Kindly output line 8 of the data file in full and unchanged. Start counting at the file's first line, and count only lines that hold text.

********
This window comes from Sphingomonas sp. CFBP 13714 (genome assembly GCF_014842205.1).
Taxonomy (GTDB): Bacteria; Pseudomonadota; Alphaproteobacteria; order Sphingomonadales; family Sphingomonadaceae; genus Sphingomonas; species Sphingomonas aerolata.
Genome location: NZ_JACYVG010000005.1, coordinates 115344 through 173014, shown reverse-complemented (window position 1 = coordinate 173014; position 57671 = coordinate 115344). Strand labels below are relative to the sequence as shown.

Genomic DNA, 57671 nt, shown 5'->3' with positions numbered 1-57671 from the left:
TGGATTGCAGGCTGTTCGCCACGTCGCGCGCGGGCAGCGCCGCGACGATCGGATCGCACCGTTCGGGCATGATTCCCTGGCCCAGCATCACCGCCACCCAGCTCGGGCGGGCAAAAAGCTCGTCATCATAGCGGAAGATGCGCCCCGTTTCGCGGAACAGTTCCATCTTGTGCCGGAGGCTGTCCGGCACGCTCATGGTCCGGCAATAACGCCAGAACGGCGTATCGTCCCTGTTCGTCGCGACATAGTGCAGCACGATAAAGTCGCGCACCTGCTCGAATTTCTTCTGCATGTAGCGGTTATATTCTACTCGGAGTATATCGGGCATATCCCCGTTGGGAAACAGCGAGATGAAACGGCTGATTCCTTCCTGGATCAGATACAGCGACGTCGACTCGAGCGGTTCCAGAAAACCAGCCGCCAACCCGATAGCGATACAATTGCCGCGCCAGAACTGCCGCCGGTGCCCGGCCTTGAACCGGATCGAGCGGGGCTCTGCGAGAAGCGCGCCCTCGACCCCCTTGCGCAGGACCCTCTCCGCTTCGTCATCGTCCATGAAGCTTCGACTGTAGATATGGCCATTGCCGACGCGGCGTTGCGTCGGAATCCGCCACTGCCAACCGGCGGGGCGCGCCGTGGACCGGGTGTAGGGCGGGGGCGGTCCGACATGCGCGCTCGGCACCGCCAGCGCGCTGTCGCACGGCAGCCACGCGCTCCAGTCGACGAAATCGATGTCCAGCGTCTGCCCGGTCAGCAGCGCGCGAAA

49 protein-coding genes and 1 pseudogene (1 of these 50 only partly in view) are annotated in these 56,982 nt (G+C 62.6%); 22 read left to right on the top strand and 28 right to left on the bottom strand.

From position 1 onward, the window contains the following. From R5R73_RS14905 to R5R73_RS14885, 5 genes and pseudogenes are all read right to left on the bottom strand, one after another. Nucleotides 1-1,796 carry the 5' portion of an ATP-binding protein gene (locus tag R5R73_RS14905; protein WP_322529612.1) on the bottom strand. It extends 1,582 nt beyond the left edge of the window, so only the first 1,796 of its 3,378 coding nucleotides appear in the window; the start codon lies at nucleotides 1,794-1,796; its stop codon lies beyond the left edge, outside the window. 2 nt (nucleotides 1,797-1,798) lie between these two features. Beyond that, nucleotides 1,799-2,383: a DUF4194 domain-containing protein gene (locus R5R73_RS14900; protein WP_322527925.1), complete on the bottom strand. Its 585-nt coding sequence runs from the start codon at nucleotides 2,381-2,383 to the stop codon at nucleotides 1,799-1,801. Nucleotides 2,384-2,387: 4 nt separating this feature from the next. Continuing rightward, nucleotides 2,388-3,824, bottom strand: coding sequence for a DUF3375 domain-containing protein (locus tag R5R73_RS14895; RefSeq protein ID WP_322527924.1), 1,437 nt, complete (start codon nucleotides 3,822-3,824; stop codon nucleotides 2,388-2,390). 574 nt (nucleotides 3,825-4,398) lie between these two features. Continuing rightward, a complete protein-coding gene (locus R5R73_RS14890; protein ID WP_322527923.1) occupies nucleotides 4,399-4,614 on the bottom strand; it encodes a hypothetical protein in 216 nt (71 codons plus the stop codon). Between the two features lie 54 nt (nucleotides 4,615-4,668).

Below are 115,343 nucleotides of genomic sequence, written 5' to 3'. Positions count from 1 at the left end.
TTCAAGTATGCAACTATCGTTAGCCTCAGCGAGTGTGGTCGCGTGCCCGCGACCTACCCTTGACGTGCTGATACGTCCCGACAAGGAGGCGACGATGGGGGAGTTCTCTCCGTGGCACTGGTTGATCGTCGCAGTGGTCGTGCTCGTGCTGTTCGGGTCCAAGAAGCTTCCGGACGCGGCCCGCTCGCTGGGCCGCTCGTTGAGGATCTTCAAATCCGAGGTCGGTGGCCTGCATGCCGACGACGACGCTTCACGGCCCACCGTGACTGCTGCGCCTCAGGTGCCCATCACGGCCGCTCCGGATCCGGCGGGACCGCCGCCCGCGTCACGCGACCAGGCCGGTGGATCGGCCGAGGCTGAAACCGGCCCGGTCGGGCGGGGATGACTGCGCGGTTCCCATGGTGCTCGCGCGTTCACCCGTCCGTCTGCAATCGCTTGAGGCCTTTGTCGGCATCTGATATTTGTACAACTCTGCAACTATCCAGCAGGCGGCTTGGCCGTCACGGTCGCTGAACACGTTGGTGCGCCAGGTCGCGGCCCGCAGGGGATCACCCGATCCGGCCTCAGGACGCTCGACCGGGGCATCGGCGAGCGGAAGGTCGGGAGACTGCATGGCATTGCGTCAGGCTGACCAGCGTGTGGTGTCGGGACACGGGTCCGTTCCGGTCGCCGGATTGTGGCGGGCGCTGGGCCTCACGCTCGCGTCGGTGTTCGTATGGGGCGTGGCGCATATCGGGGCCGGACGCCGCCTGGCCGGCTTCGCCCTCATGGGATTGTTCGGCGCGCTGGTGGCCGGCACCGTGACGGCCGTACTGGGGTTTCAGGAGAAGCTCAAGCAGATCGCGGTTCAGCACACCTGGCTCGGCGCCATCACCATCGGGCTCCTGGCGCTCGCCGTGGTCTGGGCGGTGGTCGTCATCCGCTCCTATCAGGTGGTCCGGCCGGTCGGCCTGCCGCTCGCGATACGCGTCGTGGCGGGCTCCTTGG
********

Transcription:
Below are 115,343 nucleotides of genomic sequence, written 5' to 3'. Positions count from 1 at the left end.